When I was last in hospital in 2010 the patient sets were still the same ceiling mounted 14" CRT sets that has been there since the early 90s. They were modified to be controlled by the mulitfunction handset that also controlled the lights and buzzer. Everyday some would come by to either collect the money or delete the channels from memory with a preprogrammed remote. If was stuck in there for longer and didn't have a laptop I'd have had someone bring me in a universal remote.

zeno
06-03-2014, 11:32 AM
I was in the hospital a few times back in '03. All the arm sets
were gone which were 5" Sony B&W's or later colors. Another we
did work for used the last real Zenith 9" sets before they went with
a crappy ROK set.
In '03 they had NAP flats with unwatchable pictures, RCA CTC175's
hospital sets all with real weak jugs & some 9-181 based 19"
Zenith hospital sets still running perfect.

73 Zeno:smoke:

zenith2134
06-10-2014, 11:51 PM
When one of my relatives was dying in a hospital in Manhattan in '03, they had Magnavox sets from the early 90s on wall mounts in the patient rooms. They couldn't be shut off...I tried to shut one down and it simply went into a blanking state, I could hear the horizontal frequency increase. Not sure why...there was probably an override in the system someplace. Most patients and nurses probably couldn't even hear/detect the 15kHz normal horiz osc freq..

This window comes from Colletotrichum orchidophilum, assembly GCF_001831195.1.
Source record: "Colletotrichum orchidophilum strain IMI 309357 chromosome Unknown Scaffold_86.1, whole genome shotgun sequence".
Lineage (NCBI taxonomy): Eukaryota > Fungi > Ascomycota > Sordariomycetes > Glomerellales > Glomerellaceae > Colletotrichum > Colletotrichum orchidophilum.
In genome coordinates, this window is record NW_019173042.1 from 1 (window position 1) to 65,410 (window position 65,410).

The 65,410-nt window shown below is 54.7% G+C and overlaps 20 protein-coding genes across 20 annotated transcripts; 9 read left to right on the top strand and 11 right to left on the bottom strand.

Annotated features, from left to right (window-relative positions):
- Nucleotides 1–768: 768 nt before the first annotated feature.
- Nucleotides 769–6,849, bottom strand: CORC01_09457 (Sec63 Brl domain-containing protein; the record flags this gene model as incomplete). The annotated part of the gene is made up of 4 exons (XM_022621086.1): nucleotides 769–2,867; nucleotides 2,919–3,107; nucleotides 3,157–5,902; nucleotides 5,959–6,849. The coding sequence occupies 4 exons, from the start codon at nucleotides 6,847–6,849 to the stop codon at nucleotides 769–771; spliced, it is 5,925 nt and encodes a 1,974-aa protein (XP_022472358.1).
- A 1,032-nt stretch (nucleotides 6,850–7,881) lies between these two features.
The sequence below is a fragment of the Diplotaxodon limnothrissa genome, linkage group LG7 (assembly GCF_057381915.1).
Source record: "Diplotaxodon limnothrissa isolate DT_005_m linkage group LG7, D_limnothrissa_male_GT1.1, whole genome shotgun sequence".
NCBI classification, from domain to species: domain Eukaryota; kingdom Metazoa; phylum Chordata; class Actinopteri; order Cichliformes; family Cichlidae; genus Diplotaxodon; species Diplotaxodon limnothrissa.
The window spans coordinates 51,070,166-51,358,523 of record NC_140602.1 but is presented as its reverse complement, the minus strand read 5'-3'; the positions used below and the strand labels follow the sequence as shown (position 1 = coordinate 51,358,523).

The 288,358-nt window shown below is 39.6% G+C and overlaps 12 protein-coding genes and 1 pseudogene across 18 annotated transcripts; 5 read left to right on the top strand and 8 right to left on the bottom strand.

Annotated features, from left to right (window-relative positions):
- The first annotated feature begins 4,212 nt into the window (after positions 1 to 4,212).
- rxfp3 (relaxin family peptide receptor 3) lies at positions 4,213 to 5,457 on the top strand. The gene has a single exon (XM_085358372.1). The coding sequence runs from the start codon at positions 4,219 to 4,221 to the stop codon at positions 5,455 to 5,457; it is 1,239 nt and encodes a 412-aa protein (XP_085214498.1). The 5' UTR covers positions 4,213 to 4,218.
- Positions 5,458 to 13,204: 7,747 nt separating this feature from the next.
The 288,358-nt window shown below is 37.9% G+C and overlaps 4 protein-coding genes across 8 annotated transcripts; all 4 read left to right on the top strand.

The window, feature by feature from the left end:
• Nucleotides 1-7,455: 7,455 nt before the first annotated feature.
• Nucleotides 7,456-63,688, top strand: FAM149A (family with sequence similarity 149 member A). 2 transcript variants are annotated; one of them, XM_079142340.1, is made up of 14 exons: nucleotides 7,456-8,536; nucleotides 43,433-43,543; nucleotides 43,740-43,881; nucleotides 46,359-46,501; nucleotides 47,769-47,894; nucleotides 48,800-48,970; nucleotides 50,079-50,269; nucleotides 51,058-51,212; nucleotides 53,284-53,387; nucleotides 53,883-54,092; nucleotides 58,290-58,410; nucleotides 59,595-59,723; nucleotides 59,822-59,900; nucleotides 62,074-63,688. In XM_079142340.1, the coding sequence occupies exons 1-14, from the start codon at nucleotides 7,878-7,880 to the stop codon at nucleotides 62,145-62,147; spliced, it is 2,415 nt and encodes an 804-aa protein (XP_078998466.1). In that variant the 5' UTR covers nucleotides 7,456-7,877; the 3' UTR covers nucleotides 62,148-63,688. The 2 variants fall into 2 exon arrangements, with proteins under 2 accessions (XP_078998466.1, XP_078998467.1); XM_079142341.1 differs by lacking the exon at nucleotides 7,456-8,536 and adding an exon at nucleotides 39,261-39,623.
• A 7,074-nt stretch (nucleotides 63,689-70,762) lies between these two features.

dieseljeep
06-16-2014, 10:46 AM
I was in the hospital a few times back in '03. All the arm sets
were gone which were 5" Sony B&W's or later colors. Another we
did work for used the last real Zenith 9" sets before they went with
a crappy ROK set.
In '03 they had NAP flats with unwatchable pictures, RCA CTC175's
hospital sets all with real weak jugs & some 9-181 based 19"
Zenith hospital sets still running perfect.

73 Zeno:smoke:
What kind of a depressed area hospital was that?
I was in the hospital in August 2003, first time in my life, at age 57.
I spent seven days in the ICU. Those rooms were just remodeled four months before my stay. The TV was a 20" Zenith Healthview, that was installed at the time of the remodel. It seemed like satellite sourced programming.
The older rooms, still had NAP built Sylvania's. I didn't see a poor performing set in the whole place. :thmbsp:

dr.ido
06-17-2014, 12:00 AM
Around here the hospitals (at least the few that I have been in either as a patient or a visitor) vary a lot depending on which section you are in and whether you are a public or private patient.

A friend in the private section got a flat screen with cable that included the "premium" channels. A friend in yet another section got nothing at all in his room and the communal set in the lounge area was a Philips K12 from around 1979 with rabbit ears - a decent set, but this one was getting tired and the rabbit ears weren't helping.

Where I was in 2010 (which was in the process or extending and upgrading at the time, so it's probably different now) had mostly 90s BPC CRT sets in patient rooms, though some rooms had already gotten LCDs. Communal areas were a mix of both older and newer CRTs and some LCDs, but they were all running off the same in house feed of remodulated analog over the air channels and a couple of in house channels. The picture was pretty bad regardless of what set you were looking at.

That said I consider it a good thing that I got through it intact enough to nitpick about the TVs at all.